With credit card issuers loosening up and making more credit available, many Americans seem to be returning to bad habits, causing credit card debt loads to rise faster than they have in years.
If you find yourself swiping your card more often, should you be concerned? It depends. As with other types of debt, credit cards can help you or hurt you. Managing your debt responsibly can help you free up money for other things — and even help you make more in the long run. On the other hand, carrying debt from month to month can make you a slave to plastic.
Are you a good credit card user or a credit card loser? Here are a few signs to help you do a reality check.
You might be a credit card loser if…
Credit card losers’ card habits cause them to lose money in the long run. Here are a few signs to watch out for:
You have credit card debt from purchases you didn’t plan to make: With credit cards, it’s easy to get tempted and make purchases you didn’t plan for. If your monthly statement contains many such unwelcome reminders, and you don’t have enough money to pay off those little indulgences, you’ve lost control of your debt.
You use credit cards to make ends meet: People struggling to make ends meet often turn to credit cards to fill in the gap between what they earn and what they need. If you find yourself having to use credit cards to purchase groceries or pay for your utilities, you’re only digging yourself deeper into the hole.
“If you’re charging your everyday living expenses, like food and gasoline, your budget is out of whack,” says Mike Sullivan, director of education for Take Charge America. “You are spending more than you are earning.”
While credit cards may help temporarily, in the long term, accumulating this kind of debt will cost you a great deal in interest charges. You’re better off solving your cash-flow problems early on by getting budgeting help from a nonprofit credit counseling organization.
You’re waiting for better days: Perhaps the worst kind of credit card debt is the kind you just can’t get yourself to face up to — the kind you let pile up while hoping that somehow, down the road, things will just get better.
“Most people ignore their debt until it’s such a serious problem that they have very few options left,” Sullivan says. “Instead of taking steps early, they wait until they are deep in debt and debt collectors are banging on the door.”
That’s when credit card debt will really cost you — more than just high interest charges. Once your credit score heads south, your financial freedom will be severely curtailed because lenders will no longer want to do business with you. Instead, Sullivan recommends, get help from a nonprofit credit counseling organization before the stakes get too high.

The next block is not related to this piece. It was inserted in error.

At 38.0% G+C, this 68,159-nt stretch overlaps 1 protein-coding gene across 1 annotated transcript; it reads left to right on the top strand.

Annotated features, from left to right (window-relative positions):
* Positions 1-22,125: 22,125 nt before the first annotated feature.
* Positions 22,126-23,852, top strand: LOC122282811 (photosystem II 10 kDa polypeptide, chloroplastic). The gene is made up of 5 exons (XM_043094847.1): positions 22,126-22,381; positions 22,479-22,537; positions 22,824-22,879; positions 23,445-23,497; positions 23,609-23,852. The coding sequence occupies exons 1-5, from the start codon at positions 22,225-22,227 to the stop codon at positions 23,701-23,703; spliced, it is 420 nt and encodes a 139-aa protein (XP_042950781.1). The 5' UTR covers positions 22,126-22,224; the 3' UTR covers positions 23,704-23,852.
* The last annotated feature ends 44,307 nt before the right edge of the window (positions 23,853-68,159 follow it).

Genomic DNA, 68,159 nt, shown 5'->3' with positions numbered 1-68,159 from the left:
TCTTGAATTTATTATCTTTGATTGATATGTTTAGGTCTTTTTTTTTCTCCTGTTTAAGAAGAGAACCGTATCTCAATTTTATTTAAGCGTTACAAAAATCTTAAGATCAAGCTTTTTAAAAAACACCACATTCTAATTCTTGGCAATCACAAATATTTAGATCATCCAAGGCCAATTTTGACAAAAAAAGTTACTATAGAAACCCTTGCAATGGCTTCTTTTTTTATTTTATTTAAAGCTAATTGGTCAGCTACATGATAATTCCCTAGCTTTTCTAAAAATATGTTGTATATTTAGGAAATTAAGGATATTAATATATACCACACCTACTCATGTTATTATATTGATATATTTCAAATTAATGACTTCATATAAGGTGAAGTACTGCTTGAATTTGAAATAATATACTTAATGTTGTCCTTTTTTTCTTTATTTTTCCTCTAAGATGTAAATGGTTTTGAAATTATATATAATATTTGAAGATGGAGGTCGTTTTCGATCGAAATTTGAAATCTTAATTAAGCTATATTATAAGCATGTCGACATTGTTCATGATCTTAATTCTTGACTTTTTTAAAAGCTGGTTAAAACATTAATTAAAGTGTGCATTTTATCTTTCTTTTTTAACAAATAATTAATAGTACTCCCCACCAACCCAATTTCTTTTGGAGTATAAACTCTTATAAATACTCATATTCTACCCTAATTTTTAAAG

You might be a good credit card user if…
Credit card debt is not bad in and of itself. In fact, there are ways to put those 0 percent annual percentage rate (APR) offers to use to make money — or at least save money. To truly be a good credit user, you need to have good enough credit to get the best credit card terms, and the discipline to plan ahead. Here are a few ways to play your cards right:
Using credit cards for short-term loans: If you’re planning, for example, a home improvement project, using a low-interest credit card or a card with a 0% APR on purchases is a convenient way to get a short-term loan. Just be sure to have a plan in place to zero out the balance before the introductory 0% APR offer expires.
Using credit cards to finance large purchases: If used to finance large purchases that you’d make anyway, putting the purchase on your credit card can help you make the purchase earlier (and possibly get some great rewards, too, if you have a rewards card). Again, this only works if you pay the balance off in full before the due date or the end of the promotional period. Plus, charging the purchase on plastic provides you with breakage or loss protections you wouldn’t normally have if you used cash or a debit card.
Using credit cards to help fund your small business: Run an eBay store or another cottage business? One of the most tempting ways to use credit cards to make money is in funding small business activities. But when using business credit cards, watch out — business cards weren’t included in the Credit CARD Act of 2009 and therefore don’t have the same protections that personal cards do.
“Keep in mind that not all plastic is treated the same way,” warns Suzanne Martindale, staff attorney at Consumers Union. “Business credit cards don’t have the same consumer protections, so card issuers can still hike the interest rate on existing card balances, for example.”
Look at all your options to see if there are other, better ways to fund your business, Martindale advises. Because of the inherent uncertainties with lending terms, credit cards are best used by businesses as a way to fill short-term cash flow gaps, not as long-term funding.